Nearly 2,000 years ago the wealthy Roman cities of Herculaneum and Pompeii were destroyed when a nearby volcano – the 4,200-foot Mount Vesuvius – erupted.
This volcano had been dormant for a thousand years. In AD 79 most people didn’t even know the mountain was a volcano. But on August 24 of that year the mountain exploded and engulfed the two cities with deadly pyroclastic surges of super-heated volcanic ash.
These cities had plenty of warnings of an imminent disaster. Seventeen years earlier Pompeii was badly damaged by an earthquake which emitted poisonous fumes at the mountain’s base. In the years which followed tremors became so regular that the city’s inhabitants began to ignore them. Then, on August 20, AD 79, the quakes became more intense and frequent. Finally on August 23 – the day the city was celebrating Vulcanalia in honor of the Roman God of fire – Vesuvius began to explode and eject volcanic ash which fell on Pompeii at a rate of six inches an hour. By then, most of the city’s 20,000 residents had fled. But about 2,000 remained, hoping to “ride out the storm” rather than leave their possessions behind. The following day their reluctance would cost them their lives as the angry mountain exploded with the force of 100,000 Hiroshima-type atomic bombs.
Although the Roman historian and poet, Pliny the Younger, gave us a written account of this cataclysm, a more intimate picture came from the Pompeiians themselves. You see, the hot volcanic ash buried the Pompeiians alive and hardened around their fallen bodies. Then, over the next two millennia, their dead bodies disintegrated, leaving behind empty cavities in the volcanic rock. When archaeologists poured liquid plaster into these empty cavities, the hardened plaster became human casts – statues of the people who had died two thousand years before. Then they dug away the volcanic material, revealing casts of the people where they fell.
One author describes the picture these human casts tell.
“A beggar with a pair of new shoes died at the city gate. Perhaps he had recently swiped the shoes from a corpse. The owners of a house were hiding their valuables in their well when they fell in and died. A dog was still chained up to a fence. A woman held an infant in her arms while two young girls clung to the hem of her dress. A man was trying to pull a goat by its halter outside the city walls. Thirty-four people were hiding in a wine vault with food that they never got a chance to eat.”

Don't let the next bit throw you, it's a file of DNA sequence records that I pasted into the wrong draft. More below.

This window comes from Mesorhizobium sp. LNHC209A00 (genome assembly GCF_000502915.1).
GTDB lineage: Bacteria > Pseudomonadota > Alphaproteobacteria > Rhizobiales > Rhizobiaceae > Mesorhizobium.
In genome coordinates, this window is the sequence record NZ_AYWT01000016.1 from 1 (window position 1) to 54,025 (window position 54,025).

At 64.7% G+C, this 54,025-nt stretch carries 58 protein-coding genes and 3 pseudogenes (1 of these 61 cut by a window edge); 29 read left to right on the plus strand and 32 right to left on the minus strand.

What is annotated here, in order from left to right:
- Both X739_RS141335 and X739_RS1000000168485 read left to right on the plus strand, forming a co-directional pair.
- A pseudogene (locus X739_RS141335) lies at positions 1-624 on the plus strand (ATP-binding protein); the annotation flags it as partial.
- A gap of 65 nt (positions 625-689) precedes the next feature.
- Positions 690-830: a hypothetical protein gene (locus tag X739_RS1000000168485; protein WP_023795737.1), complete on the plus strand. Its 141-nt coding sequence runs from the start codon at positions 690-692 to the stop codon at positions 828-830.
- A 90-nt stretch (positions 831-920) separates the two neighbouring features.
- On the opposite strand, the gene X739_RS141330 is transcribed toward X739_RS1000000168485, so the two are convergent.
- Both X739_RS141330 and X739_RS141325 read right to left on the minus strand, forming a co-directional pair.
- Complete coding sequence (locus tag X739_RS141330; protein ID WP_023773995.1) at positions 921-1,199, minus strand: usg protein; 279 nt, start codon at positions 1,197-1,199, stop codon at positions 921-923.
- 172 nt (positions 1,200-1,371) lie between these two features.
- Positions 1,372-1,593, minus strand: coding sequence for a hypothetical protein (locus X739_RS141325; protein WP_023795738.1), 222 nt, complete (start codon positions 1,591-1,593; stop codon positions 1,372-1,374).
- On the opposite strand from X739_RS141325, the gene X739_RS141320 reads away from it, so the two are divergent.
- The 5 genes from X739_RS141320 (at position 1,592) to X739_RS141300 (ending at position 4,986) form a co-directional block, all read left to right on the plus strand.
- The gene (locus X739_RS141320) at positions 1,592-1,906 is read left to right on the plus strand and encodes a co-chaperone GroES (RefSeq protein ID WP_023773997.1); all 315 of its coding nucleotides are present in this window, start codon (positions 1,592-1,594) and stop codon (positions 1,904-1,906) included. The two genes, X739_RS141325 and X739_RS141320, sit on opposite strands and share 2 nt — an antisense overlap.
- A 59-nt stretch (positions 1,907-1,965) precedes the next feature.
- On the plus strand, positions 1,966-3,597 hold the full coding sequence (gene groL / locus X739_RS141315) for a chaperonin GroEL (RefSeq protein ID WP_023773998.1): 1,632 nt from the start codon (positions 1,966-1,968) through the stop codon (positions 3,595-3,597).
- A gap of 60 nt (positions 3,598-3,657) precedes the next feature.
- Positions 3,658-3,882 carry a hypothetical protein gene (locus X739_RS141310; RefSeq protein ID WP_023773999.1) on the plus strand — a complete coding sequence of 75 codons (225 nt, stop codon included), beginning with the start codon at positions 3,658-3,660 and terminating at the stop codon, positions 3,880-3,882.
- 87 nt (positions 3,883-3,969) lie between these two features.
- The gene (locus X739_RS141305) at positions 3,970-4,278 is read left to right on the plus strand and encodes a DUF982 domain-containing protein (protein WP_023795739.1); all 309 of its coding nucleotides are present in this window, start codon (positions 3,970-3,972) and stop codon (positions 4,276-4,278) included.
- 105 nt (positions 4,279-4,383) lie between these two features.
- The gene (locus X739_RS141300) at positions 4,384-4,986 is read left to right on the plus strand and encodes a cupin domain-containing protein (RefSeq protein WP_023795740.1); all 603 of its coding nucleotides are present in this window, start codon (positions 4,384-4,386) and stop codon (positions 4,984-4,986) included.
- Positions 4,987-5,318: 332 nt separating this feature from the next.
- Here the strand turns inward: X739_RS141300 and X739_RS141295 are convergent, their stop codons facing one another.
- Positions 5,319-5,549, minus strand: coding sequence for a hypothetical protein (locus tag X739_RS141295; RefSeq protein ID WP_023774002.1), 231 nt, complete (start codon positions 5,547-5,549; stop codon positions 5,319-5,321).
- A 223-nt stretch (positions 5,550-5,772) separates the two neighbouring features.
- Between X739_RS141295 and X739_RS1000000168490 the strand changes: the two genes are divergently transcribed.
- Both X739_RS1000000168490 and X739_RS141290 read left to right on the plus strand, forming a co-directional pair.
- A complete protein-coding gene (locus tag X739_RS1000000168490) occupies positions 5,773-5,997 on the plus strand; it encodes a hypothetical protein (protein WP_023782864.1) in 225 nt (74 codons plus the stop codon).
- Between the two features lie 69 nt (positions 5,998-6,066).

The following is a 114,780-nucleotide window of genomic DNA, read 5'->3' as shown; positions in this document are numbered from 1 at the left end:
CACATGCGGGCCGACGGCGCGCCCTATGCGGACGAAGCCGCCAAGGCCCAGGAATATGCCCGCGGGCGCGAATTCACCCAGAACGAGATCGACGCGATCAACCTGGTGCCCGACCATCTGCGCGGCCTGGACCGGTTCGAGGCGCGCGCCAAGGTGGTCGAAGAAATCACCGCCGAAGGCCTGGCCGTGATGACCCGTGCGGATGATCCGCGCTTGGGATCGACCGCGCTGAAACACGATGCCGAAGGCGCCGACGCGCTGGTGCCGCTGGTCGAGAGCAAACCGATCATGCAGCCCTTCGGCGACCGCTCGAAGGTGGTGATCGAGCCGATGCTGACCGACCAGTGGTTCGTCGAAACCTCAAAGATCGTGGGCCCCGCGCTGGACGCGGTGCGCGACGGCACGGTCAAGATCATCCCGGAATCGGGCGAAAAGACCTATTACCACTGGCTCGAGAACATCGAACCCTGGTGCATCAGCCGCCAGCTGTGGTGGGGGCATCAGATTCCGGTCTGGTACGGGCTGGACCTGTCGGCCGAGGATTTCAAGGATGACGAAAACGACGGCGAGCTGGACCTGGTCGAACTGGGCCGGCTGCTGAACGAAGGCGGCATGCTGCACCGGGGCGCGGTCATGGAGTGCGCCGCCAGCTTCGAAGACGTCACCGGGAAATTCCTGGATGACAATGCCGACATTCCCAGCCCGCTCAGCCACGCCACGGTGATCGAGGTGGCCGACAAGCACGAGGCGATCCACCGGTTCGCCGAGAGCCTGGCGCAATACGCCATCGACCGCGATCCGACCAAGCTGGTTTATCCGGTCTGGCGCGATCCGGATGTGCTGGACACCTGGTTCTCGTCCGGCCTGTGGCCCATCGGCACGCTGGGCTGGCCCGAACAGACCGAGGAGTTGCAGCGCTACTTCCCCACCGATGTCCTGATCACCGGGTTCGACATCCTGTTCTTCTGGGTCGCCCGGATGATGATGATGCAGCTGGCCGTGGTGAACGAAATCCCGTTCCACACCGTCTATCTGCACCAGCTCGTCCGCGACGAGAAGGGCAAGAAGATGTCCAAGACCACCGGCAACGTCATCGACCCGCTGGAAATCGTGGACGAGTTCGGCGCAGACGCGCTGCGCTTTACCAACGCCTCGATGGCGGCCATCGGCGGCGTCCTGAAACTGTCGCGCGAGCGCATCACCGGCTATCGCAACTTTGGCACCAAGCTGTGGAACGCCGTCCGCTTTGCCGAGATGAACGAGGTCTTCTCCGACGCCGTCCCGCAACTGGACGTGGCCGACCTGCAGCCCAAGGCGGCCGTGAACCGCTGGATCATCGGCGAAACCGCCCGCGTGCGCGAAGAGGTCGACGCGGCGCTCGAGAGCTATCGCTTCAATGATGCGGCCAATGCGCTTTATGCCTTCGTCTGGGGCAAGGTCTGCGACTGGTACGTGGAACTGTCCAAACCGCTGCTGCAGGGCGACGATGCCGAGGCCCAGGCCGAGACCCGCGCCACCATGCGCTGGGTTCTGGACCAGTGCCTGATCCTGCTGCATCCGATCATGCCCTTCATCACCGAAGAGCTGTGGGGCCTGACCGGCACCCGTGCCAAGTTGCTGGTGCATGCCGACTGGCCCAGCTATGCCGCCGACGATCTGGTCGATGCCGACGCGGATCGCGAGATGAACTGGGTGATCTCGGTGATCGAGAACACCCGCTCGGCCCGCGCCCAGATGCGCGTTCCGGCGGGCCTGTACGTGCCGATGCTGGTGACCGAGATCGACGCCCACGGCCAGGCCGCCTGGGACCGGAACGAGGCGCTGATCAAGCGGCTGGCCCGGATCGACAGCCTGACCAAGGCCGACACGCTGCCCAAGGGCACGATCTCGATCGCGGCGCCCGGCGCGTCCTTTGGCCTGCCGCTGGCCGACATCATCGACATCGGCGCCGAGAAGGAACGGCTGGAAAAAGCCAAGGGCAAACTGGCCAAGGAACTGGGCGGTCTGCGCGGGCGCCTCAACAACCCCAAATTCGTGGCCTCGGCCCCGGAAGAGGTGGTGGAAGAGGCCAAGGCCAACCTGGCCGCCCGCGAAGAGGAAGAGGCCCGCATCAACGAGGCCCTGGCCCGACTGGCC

“A man, seeking refuge in a tree, died holding a branch. A young girl clutched a statue of a goddess. A man, lying next to a woman seven months pregnant, reached out to cover her face with his robe in the moment before death. A group of priests were about to sit down to a meal of eggs and fish. One of the priests had a hatchet and chopped his way from room to room as the lava rushed after him. He was trapped in the last room which had walls too thick to chop through. The remains of a woman were found next to a wine vat. Inside the vat were over 100 silver dishes and 1,000 pieces of gold. One of the silver cups bore this inscription: Enjoy life while you have it, for tomorrow is uncertain.”
Yes, for those who live only for today the future is most uncertain. If all our hopes and dreams are centered in this life, we are destined for profound disappointment. In the Scripture, the Apostle
John wrote, “Do not love this world nor the things it offers you, for when you love the world, you do not have the love of the Father in you. For the world offers only a craving for physical pleasure, a craving for everything we see, and pride in our achievements and possessions. These are not from the Father, but are from this world. And this world is fading away, along with everything that people crave. But anyone who does what pleases God will live forever” (1 John 2:15-17, NLT).
Therefore, we are admonished to set our hopes on the risen Christ (1 Peter 1:3; 1 John 3:1-3), to set our affections on things above where Christ dwells (Colossians 3:1-5), and to invest our lives in His eternal and heavenly kingdom (Matthew 6:19-21, 33).
Dear Father in heaven, help me to look beyond this frail and transient life to the risen Savior who conquered death and whose kingdom will have not end.
(From the article, “The Lost Cities,” in Uncle John’s Monumental Bathroom Reader, pp. 303-305; https://en.wikipedia.org/wiki/Pompeii; https://en.wikipedia.org/wiki/Mount_Vesuvius)